Riding with the by-law officers: Meet Yellowknife’s municipal enforcement division

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Yellowknife, NWT – “I did 26 years’ military police and decided, you know what? Time to retire.”

Retirement, for Steve Hitchon, is municipal enforcement in Yellowknife.

The latest recruit to the city’s municipal enforcement division (MED) is in his late forties and six weeks into the job. Prior to that, he was working in Israel and south-west Asia. Not long ago, he called Afghanistan home.

“I’ve done a lot of time in Afghanistan, south-west Asia, and as a TASO (tactical aircraft security officer) transporting prisoners, inmates, Al Qaeda – that type of stuff – around the Middle East,” says Hitchon, pictured above.

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“My wife is an air traffic controller with NORAD (the North American Aerospace Defense Command) and she’s being posted here next spring, so we decided, why not? Let’s come to Yellowknife. That way we can still be together.”

Yellowknife’s MED, also known as by-law officers, have made headlines in recent weeks.

First, a video circulated of a man in his sixties being pushed to the ground by a municipal enforcement officer. The man’s side of the story has since been widely publicized. Municipal enforcement is obliged not to provide its side until the case reaches the courts, but it is clear officers believe there is more to it.

This week, an independent review of how municipal enforcement works in the city – entirely separate to the above incident and commissioned well beforehand – goes in front of the municipal services committee for public scrutiny.

Neither the stories nor the review introduce Yellowknife’s by-law officers themselves. Moose FM spent two days riding with officers from the team to discover more about where they come from, their backgrounds and experience, their outlook and what it takes to do their job.

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Daryle Foster is a corporal with the MED, like Hitchon, and has had his job for more than a decade. Prior to that, he worked a similar position in Inuvik.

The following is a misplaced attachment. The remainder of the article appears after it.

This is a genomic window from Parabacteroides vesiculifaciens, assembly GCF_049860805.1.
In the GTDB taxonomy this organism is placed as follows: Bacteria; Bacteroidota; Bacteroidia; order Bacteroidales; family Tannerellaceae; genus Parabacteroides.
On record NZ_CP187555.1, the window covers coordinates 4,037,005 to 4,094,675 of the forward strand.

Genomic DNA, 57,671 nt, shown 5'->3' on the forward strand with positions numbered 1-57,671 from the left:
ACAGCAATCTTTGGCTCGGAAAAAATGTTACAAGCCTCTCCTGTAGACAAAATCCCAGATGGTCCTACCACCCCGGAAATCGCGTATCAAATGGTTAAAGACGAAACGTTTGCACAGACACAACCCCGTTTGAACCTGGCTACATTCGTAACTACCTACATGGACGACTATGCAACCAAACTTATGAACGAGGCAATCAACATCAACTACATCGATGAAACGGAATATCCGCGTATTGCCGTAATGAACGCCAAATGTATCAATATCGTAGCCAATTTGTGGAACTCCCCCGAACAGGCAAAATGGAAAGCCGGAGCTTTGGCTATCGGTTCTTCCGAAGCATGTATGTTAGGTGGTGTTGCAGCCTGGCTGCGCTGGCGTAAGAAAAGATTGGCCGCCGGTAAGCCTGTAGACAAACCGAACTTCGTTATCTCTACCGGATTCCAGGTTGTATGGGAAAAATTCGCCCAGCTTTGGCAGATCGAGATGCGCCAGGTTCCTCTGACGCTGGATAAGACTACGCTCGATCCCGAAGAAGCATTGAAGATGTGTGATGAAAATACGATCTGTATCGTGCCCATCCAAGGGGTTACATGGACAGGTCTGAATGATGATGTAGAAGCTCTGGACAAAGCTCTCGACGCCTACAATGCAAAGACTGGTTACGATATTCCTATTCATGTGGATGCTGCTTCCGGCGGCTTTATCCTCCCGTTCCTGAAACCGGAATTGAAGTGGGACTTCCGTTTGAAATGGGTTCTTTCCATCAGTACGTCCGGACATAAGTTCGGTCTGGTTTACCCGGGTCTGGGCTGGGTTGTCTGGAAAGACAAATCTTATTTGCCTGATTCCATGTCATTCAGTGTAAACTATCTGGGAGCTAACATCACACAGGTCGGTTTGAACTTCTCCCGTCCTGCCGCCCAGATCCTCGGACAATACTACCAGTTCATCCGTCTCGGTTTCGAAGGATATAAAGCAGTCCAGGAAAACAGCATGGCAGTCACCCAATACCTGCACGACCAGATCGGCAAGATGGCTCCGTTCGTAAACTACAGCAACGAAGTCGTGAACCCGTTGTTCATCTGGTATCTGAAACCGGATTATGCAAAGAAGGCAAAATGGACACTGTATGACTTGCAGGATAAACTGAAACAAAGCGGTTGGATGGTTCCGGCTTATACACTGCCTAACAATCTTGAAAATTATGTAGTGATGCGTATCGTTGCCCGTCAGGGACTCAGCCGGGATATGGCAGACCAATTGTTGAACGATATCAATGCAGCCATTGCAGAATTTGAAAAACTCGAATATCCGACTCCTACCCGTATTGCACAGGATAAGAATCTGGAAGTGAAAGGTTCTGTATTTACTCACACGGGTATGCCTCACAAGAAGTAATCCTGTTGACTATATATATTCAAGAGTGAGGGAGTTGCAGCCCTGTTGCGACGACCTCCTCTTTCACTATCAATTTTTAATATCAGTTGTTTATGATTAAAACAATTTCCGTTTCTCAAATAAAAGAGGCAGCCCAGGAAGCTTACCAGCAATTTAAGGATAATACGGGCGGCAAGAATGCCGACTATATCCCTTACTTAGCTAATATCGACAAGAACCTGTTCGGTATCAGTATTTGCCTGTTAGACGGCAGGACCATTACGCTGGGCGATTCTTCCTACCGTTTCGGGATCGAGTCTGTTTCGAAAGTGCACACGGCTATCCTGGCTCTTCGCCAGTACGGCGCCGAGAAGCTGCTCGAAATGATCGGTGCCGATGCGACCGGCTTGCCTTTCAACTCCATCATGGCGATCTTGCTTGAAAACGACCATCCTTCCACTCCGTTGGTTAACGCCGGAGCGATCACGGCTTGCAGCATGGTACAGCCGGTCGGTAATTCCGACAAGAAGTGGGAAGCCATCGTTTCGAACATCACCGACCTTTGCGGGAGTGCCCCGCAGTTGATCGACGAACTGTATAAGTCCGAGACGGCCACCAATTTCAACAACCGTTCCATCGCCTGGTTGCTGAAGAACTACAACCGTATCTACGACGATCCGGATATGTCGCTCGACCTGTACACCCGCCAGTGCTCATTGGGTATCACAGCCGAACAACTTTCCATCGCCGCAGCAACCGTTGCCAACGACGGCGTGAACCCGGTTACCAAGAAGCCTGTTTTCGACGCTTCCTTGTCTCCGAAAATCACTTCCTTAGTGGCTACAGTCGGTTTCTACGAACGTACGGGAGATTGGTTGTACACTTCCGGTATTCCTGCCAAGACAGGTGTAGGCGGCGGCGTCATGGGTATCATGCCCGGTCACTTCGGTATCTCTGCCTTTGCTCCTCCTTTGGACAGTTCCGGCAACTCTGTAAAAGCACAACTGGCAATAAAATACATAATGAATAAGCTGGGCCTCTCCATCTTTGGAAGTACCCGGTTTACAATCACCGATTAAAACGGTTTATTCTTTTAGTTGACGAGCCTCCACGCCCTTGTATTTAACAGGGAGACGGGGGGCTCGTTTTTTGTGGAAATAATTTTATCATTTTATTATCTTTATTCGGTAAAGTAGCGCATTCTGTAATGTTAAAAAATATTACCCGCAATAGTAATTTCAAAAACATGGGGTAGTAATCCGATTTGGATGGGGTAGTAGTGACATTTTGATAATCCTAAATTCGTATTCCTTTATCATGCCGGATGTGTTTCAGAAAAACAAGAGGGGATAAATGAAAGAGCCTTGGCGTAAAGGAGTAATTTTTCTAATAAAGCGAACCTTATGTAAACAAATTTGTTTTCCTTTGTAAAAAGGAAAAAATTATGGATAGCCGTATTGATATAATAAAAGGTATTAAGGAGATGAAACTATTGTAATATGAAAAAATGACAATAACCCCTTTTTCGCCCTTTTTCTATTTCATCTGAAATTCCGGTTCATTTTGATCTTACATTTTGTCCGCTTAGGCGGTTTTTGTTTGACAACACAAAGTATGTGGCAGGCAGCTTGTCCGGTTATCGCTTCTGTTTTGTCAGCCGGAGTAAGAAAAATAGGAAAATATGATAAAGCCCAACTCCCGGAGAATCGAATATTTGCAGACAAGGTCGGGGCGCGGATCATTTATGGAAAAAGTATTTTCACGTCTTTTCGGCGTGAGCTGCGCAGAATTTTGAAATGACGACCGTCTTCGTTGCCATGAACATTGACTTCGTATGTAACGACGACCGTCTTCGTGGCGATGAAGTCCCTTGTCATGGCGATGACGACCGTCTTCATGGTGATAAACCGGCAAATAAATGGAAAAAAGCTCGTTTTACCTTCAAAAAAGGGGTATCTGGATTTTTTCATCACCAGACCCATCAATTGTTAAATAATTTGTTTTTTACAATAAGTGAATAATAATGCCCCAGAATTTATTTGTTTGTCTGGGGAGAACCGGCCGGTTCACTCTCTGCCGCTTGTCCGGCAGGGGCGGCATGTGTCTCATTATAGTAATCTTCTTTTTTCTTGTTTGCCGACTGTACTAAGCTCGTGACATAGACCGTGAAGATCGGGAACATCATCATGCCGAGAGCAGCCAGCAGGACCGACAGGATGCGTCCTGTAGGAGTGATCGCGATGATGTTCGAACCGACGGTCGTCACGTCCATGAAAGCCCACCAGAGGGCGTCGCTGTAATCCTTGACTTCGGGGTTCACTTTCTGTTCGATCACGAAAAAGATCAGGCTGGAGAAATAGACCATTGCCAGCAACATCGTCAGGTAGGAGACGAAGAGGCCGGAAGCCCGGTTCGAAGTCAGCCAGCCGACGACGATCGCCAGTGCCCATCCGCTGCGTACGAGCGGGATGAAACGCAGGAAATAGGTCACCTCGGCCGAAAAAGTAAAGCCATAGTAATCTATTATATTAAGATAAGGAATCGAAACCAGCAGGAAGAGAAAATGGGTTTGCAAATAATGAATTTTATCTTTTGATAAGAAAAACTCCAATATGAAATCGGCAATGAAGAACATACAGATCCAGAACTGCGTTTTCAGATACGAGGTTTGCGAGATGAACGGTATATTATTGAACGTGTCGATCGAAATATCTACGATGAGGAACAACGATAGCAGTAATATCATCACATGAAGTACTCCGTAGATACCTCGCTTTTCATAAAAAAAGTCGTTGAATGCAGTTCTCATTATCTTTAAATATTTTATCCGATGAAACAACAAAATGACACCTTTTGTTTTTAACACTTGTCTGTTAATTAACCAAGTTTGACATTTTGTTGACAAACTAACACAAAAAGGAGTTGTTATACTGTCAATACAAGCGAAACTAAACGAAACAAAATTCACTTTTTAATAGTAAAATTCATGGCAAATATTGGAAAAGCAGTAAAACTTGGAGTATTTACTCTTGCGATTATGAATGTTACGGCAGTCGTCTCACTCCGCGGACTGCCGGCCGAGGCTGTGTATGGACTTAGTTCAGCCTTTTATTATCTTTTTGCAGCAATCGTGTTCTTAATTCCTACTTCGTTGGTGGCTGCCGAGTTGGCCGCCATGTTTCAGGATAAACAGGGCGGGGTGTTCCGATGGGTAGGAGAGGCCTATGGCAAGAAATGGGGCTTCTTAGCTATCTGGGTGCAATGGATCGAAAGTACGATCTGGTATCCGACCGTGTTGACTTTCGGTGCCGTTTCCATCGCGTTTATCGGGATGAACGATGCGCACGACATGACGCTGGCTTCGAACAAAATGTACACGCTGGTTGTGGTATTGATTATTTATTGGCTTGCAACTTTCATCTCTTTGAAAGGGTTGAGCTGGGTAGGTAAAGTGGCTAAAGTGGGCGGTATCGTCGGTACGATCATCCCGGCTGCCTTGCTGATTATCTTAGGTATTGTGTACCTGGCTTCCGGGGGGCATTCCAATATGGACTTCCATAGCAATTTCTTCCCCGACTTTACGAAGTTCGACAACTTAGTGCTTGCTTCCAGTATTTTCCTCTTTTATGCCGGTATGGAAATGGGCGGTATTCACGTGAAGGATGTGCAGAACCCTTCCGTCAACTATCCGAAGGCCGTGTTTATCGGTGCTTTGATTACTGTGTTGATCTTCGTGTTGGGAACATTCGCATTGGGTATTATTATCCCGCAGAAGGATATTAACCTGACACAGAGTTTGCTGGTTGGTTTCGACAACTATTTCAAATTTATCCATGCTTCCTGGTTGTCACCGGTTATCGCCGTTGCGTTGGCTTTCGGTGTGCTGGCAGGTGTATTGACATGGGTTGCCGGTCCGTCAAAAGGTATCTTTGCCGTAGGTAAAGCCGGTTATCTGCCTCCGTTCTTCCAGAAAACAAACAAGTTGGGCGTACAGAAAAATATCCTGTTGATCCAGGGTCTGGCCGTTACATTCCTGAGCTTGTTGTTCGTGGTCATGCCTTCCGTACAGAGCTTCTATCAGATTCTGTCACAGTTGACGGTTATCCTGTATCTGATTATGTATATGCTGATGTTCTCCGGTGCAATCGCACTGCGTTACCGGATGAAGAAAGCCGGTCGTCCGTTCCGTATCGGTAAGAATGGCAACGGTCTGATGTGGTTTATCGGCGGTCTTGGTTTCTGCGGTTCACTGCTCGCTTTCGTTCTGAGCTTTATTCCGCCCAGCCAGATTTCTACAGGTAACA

His shift begins at 7am at City Hall, inside an unmarked, white Ford Explorer. (There are usually two 7am-7pm shifts and two 12pm-12am shifts per day. In total, there are two corporals and six officers, alongside a parking enforcement officer and support staff.)

The SUV’s interior is equipped with radar guns facing both ways and a laptop which acts as a GPS, a dispatch, and a means of checking licence information.

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There is also a video camera, with a separate screen. The camera records continuously – when an officer activates the vehicle’s lights or presses ‘record’, the last 30 seconds are stored (to be sure of capturing the incident in question) along with anything else until the incident ends.

Microphones are worn to record sound throughout, though several times in our presence the microphones did not work – to the officers’ frustration. They see the recordings as a vital back-up.

At the end of each shift, the data from the cameras is wirelessly transferred back to City Hall, where it remains, archived. Anyone who goes to court is entitled to see the footage relating to them. (Officers must also keep their written notes, says Hitchon, for a minimum of seven years after an event.)

Municipal enforcement in Yellowknife combines an oversight of parking, dog licensing and community safety with traffic policing.

Within half an hour of his shift starting, Foster has pulled over a truck for speeding and a larger semi for ignoring a stop sign. That sets the pattern for his morning, much of which is spent patrolling the city’s various school zones.

“We’re spending a fair amount of time in the NJ Macpherson school zone,” Fosters explains, “because the school there called and said they were concerned by the number of people speeding through their school zone.”

Officers will tell you their job simply involves doing what the people have asked of them: enforcing by-laws enacted by popular demand.

The school zones are a case in point. As Foster sits and waits by a busy four-way stop, working the radar gun, he explains that parents want their children to be safe around busy roads.

The problem can come when those parents themselves are the ones caught, hurrying to ferry children from home or reach work in time.

A day later, Hitchon pulls over a black truck which has blown a school-zone stop sign – only to see the truck activate its own red-and-blue flashing lights.